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Electromagnetic field energy

  1. Mar 6, 2010 #1
    I wonder why we always assume that electromagnetic field energy density is
    [tex]w = \frac{1}{2}(E^2+B^2) [/tex]. In fact energy of the filed can be any
    function [tex]w[/tex] for which there exists such vectror field [tex] \vec{S} [/tex] that
    continuity equation is fulfilled:
    [tex] \vec{E} \vec{J}+\frac{\partial w}{\partial t}+\nabla \vec{S}=0[/tex].
    Where [tex] \vec{E} \vec{J}[/tex] is a work donw by the filed in unit volume and time.
    Obviously we can choose: [tex]w = \frac{1}{2}(E^2+B^2) [/tex] and
    [tex]S =\vec{E}\times \vec{B} [/tex] but there are also other options.
    Because [tex] \frac{\partial \rho}{\partial t}+\nabla \vec{j}=0 [/tex] ([tex]\rho [/tex] - density
    of charge, [tex] \vec{j}[/tex] - density of current) we can take for example:
    [tex] w = \frac{1}{2}(E^2+B^2) + \alpha \rho[/tex] and [tex]S =\vec{E}\times \vec{B} + \alpha\vec{j}[/tex].
    This change doesn't affect the continuity equation and of course both [tex]\rho [/tex] and [tex] \vec{j}[/tex] can by express
    by means of Maxwell equation in terms of [tex] \vec{E}[/tex] and [tex] \vec{B}[/tex]
    so that [tex]w[/tex] and [tex]\vec{S}[/tex] depend only on the field.
    Are there any physical arguments for [tex]w = \frac{1}{2}(E^2+B^2) [/tex] or it's
    only our traditional choice and others are as well.
     
  2. jcsd
  3. Mar 7, 2010 #2
    Magnitude of magnetic field B is proportional to the velocity and have geometrical relations with this vector that E does not have, therefore my conclusion is that your equation is indeed wrong, and having E and B forces acting in different (perpendicular) directions might be serious problem to calculate 'work done'. Also, I could not find that formula in Wikipedia, but I suppose some article there must say something more about the origin of that equation.
     
  4. Mar 7, 2010 #3
    These stem from the separate derivations of W for electric field and magnetic fields. W for electric field results from integrating the product of electric potential and charge density over all space and W for magnetic field from integrating the scalar product of magnetic vector potential and current density vector. As a result of these integrations, W for electric field calculates to e0 E2/2 per unit volume and W for magnetic field is B2/2u0 per unit volume.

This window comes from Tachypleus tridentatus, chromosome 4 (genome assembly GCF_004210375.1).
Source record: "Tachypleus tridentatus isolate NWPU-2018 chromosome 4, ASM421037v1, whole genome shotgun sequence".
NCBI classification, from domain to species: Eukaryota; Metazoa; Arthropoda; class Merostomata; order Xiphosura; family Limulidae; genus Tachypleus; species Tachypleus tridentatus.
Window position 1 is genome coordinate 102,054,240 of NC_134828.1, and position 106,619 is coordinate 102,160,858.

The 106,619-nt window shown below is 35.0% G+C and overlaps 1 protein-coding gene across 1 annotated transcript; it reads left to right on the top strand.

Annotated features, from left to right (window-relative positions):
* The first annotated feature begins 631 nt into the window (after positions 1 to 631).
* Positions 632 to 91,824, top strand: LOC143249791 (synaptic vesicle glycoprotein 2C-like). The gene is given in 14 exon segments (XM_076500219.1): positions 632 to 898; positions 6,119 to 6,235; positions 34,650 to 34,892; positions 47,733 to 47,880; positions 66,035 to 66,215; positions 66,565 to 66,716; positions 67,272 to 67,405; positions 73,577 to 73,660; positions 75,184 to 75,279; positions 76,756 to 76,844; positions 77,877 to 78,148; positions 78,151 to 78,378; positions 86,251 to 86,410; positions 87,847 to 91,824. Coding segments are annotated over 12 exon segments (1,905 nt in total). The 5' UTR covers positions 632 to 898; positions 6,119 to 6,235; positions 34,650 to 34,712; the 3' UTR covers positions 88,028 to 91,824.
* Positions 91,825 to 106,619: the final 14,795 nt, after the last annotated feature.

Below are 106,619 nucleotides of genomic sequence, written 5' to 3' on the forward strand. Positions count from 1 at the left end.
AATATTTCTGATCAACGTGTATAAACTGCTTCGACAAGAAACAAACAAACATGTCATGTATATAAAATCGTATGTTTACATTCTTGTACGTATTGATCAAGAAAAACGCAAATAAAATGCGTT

5. Mar 7, 2010 #4
    Yes, you are right jackiefrost. I didn't take into account that we know the energy of
    static electric and magnetic energy density and these formula should be consistent.
    This removes the arbitrariness in choice of w.
    But I think that there should exist also some relativistic arguments for this particular choice.
     
  6. Mar 7, 2010 #5
    Hold on a second.


    58c2b8b14b73d2bafeaaafb80b4a5491.png

    6bb1d60bd48bb83ace488aa5e7b87cdf.png

    There is this velocity vector having very intimate relation with the magnetic field. Both, magnetic field and magnetic force magnitude are proportional, and perpendicular, to the velocity vector, so where is this 'v' in that formula, where did it go?


    That can mean only one thing - use Biot-Savart law to calculate magnetic field potential and Lorentz force equation to calculate magnetic force (on a "test particle"), except that you seem to be talking about "current in a wire", so the 'velocity' should be integrated via amperes, like this:

    0ec46a24c3f462286da049c114c3115b.png

    c0e8bcfe4daee2939ba4b805b1acbba1.png


    In any case, the equation in the opening post can not be valid, there is no way that can be derived without keeping the relation between magnetic field, as well as magnetic force, with the velocity vector. Also, how can scalar help you with calculating work done, especially if displacement was in perpendicular direction to the flow of the current?
     
    Last edited by a moderator: Apr 24, 2017
  7. Mar 7, 2010 #6

    Born2bwire

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    The equation given by the OP are indeed correct. I'm not sure what you are trying to do here but it isn't correct. This expression is for the energy density of the electric and magnetic fields, charges do not come into this. If you wanted the energy density of sources they would be something like the product of the potentials and currents.

    Second, the Biot-Savart law is not correct except in the quasi-static limit. Third, the Biot-Savart law does not calculate the magnetic vector potential.

    The energy density of the field is basic introductory electromagnetics.
     
  8. Mar 7, 2010 #7
    Energy density is nothing more but 'potential energy' aka field potential like with gravity, only per volume area instead of per point particle, it is "approximated" with Biot-Savart in either case.


    Of course charges come into this, where else would you get electric fields from, and if those charges did not move, where else would you get magnetic fields from?


    If not Biot-Savart, then what equation do you suggest was used to derive that formula, is there any such equation for magnetic field magnitude that is not related to charge velocity?


    So, what I'm trying to do is to point out that energy density of the magnetic field is related to the velocity and this relation is missing from that equation. In other words, I do not think you, or anyone, can derive it and cancel out velocity variable, nor can energy density of magnetic field be calculated without Biot-Savart law. Just try and calculate energy density of a single electron's magnetic field and see what equations will you end up.
     
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